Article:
Sculpture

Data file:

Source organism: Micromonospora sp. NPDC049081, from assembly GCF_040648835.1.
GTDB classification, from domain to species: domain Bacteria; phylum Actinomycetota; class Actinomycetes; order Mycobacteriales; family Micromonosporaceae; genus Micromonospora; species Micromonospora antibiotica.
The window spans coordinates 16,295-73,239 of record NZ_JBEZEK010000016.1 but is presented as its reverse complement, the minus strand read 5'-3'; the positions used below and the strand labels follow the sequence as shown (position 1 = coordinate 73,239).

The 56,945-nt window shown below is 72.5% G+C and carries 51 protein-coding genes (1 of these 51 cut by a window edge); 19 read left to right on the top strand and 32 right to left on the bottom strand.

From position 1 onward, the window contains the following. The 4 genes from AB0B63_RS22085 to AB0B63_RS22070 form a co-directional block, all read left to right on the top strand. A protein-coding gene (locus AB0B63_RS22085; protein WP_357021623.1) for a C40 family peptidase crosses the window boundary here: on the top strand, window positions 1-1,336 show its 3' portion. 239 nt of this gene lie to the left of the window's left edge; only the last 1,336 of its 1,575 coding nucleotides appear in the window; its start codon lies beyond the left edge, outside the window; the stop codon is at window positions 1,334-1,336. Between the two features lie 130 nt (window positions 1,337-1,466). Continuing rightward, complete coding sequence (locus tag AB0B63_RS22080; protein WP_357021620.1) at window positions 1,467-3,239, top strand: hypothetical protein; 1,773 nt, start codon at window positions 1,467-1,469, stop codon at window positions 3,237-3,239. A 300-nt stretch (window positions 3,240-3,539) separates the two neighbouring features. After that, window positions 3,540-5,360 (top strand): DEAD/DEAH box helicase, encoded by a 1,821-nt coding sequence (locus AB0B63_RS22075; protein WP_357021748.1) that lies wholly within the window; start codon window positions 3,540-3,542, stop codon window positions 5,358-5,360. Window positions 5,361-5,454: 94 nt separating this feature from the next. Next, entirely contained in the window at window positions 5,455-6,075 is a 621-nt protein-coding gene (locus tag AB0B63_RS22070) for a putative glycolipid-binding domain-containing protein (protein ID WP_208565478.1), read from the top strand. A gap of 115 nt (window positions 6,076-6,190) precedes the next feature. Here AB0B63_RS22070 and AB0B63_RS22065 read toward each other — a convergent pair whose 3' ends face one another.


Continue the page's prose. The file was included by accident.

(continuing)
No sooner had Stone Age man learned to fashion implements then he began to produce decorative patterns in the form of flowers and petals, carving seeds, amulets, bracelets and also coloured stones like red cornelian and green jade. The men of the Bronze and Iron Ages developed these skills still further. Musical instruments like bells, drums and gongs were made of bronze, and a variety of weapons were produced: daggers, swords, knives, bolos (a kind of large broad-bladed dagger which the peasants still use for many different purposes). Various other materials were used glass, ivory and, for the carving of everyday objects, bone and horn. One of the biggest influences during the colonial period was the Catholic Church, as it had a stronghold among the ideology of the people in the region. Religious symbols and images (Santos), decorative motifs on churches and houses and the quasi-religious cult of Rizal (statues of who were ordered by the Americans to be set up in every village square). Sculpture continued to take on secular themes in the early 1900s. The major Filipino sculptor of the American colonial period was Guillermo Tolentino. His best known masterpiece is the Bonifacio Monument, which is a group of sculpture composed of numerous figures massed around a central obelisk. The pioneer of Philippine modern sculpture is Napoleon Abueva. Abdulmari Imao a native of Sulu produced contemporary interpretation of traditional Muslim themes. Roberto Chabet, Virgilio Aviado and Ray Albano, have come to the force, using any material which seems suitable for expressing their imaginative conceptions.